National Park Mystery Spot 33 Revealed: The Way Out
You were told that Mystery Spot 33 is a natural feature located in a national park and given these clues to identify it:
Don't let the door slam you on your ass on your way out.
The long, narrow channels that longships once plied are framed by cliffs that soar on each side.
If you hope to hit a quail on the fly, you'll need steady nerves and a keen eye.
And.... "Upon reaching the end of this engineered incline, you'll typically find a stoplight or stop sign."
The answer is Exit Glacier in Alaska's Kenai Fjords National Park. Located just north of Seward, this much-visited glacier is conveniently accessible by paved road (a key distinction) and a trail leading from the park visitor center. Exit Glacier acquired its interesting name after the mountaineering party that completed the first-ever (1968) crossing of the immense Harding Icefield exited the icefield by descending this glacier.
Congratulations to Lee Dalton, who was first to supply the correct answer. Others who submitted correct answers were Eric Nelson, Aron, Anon out west, and RangerLady. All five are eligible for our monthly prize drawing.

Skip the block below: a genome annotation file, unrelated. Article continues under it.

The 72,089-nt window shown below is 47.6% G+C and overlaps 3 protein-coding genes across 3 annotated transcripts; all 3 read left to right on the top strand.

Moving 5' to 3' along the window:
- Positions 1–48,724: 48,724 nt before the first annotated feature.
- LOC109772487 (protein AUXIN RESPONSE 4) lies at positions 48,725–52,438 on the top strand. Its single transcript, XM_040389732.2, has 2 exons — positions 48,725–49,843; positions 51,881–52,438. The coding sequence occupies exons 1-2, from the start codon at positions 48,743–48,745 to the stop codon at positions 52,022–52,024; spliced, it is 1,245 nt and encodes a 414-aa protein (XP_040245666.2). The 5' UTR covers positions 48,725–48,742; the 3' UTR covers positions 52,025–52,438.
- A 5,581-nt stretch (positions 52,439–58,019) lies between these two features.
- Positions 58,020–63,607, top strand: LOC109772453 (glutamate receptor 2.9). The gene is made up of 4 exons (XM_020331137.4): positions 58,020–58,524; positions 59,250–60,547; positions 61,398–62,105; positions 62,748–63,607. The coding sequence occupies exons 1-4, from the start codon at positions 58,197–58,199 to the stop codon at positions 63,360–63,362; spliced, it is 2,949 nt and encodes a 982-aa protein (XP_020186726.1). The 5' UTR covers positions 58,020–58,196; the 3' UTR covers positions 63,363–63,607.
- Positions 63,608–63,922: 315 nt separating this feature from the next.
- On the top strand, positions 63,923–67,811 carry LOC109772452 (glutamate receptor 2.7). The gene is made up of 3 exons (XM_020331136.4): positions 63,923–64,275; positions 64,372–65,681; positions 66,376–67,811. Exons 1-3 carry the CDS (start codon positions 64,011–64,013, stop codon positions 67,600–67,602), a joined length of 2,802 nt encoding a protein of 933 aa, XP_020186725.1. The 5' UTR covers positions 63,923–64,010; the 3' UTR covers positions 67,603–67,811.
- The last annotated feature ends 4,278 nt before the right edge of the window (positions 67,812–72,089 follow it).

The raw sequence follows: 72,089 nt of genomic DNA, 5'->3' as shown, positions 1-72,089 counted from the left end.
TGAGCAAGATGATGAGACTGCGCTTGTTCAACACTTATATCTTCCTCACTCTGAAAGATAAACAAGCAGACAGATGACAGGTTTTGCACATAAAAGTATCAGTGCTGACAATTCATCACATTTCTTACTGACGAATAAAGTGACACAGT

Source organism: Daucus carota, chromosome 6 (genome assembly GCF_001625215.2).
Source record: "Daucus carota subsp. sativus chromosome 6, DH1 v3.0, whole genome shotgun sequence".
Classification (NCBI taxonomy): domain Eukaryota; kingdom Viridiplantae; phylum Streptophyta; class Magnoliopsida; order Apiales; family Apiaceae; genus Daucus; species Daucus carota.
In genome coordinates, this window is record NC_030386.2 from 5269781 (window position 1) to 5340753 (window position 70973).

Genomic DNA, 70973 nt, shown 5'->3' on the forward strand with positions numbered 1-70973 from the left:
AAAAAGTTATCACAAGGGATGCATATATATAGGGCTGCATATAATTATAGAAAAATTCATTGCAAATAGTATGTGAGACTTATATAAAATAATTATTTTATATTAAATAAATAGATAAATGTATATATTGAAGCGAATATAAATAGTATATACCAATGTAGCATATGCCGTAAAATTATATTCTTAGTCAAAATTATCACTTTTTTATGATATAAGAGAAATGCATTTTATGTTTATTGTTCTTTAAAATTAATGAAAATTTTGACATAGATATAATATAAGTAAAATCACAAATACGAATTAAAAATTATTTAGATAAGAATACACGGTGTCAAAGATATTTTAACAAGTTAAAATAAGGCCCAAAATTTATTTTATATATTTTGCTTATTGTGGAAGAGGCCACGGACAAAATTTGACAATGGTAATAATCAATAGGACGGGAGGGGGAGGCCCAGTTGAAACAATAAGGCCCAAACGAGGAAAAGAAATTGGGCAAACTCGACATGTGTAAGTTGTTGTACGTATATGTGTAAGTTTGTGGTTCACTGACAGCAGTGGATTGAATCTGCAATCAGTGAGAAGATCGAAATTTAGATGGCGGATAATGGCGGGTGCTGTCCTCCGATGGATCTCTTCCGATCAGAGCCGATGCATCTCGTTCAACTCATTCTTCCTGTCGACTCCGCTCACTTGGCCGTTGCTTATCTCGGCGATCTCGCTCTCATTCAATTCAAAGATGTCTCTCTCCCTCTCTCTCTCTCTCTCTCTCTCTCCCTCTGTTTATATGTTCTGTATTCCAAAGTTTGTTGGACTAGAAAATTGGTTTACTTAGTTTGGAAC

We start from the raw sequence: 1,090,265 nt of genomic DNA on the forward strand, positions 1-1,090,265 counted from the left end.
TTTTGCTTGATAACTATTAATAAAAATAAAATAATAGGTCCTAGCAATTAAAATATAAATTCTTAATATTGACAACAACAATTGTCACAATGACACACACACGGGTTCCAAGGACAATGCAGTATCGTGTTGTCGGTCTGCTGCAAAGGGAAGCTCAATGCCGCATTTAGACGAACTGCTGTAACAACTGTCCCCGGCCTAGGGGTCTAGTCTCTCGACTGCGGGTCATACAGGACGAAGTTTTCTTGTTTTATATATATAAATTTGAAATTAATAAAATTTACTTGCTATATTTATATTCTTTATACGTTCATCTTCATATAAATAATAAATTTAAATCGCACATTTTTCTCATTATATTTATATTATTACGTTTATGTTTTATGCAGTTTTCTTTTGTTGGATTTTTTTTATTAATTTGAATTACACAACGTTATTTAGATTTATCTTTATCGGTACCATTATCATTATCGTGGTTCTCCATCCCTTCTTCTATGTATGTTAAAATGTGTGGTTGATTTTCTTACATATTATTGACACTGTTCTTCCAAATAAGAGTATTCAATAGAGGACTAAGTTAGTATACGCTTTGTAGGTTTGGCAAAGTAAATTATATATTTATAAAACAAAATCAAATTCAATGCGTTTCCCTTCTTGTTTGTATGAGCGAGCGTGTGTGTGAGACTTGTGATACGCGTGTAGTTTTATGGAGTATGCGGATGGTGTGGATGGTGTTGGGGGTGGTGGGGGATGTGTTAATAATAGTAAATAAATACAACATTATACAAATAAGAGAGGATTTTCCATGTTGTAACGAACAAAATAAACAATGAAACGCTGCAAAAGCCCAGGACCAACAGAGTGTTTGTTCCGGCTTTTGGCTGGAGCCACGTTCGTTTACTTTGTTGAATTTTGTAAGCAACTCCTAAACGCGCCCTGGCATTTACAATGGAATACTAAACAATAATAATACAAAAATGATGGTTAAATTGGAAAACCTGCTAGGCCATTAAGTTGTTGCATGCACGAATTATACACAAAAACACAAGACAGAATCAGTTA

Here is how the clues lead you to the answer:
The second clue is particularly useful. It points to fjords, which can be described as "long narrow channels ... framed by cliffs that soar on each side." Longships were Vikings vessels closely associated with fjords (being characteristically based in settlements on Norway's fjords).
Kenai is pronounced "keen eye," a fact that should register when you read "If you hope to hit a quail on the fly, you'll need steady nerves and a keen eye."
"Don't let the door slam you on your ass on your way out" refers to an exit (presumably a promptly executed one) that should be made with due caution.
The fourth clue, which gave many readers fits, was labeled a bonus and not needed to solve the mystery spot puzzle. Never trust a Quizmeister who has not had his morning coffee. For the record, clue #4 refers to something that motorists routinely encounter at freeway intersections -- an exit ramp that terminates near an overpass.